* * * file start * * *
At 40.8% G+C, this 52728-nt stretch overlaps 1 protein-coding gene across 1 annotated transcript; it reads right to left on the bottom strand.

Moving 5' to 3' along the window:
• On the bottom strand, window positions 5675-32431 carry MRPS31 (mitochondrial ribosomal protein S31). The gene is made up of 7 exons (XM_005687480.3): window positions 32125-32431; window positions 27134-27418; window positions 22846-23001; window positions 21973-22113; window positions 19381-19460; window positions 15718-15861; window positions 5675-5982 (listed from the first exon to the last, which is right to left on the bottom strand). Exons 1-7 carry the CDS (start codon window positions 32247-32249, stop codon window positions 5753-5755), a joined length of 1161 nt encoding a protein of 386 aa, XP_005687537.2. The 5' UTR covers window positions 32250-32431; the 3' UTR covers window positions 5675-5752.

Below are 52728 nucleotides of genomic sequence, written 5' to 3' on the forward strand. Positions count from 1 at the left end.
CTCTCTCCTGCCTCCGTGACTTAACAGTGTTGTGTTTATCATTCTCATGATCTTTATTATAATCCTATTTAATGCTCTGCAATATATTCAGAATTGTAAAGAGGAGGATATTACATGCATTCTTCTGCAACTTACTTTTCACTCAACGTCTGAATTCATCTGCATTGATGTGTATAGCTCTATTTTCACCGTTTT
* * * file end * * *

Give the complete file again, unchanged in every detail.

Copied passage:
At 40.8% G+C, this 52728-nt stretch overlaps 1 protein-coding gene across 1 annotated transcript; it reads right to left on the bottom strand.

Moving 5' to 3' along the window:
• On the bottom strand, window positions 5675-32431 carry MRPS31 (mitochondrial ribosomal protein S31). The gene is made up of 7 exons (XM_005687480.3): window positions 32125-32431; window positions 27134-27418; window positions 22846-23001; window positions 21973-22113; window positions 19381-19460; window positions 15718-15861; window positions 5675-5982 (listed from the first exon to the last, which is right to left on the bottom strand). Exons 1-7 carry the CDS (start codon window positions 32247-32249, stop codon window positions 5753-5755), a joined length of 1161 nt encoding a protein of 386 aa, XP_005687537.2. The 5' UTR covers window positions 32250-32431; the 3' UTR covers window positions 5675-5752.

Below are 52728 nucleotides of genomic sequence, written 5' to 3' on the forward strand. Positions count from 1 at the left end.
CTCTCTCCTGCCTCCGTGACTTAACAGTGTTGTGTTTATCATTCTCATGATCTTTATTATAATCCTATTTAATGCTCTGCAATATATTCAGAATTGTAAAGAGGAGGATATTACATGCATTCTTCTGCAACTTACTTTTCACTCAACGTCTGAATTCATCTGCATTGATGTGTATAGCTCTATTTTCACCGTTTT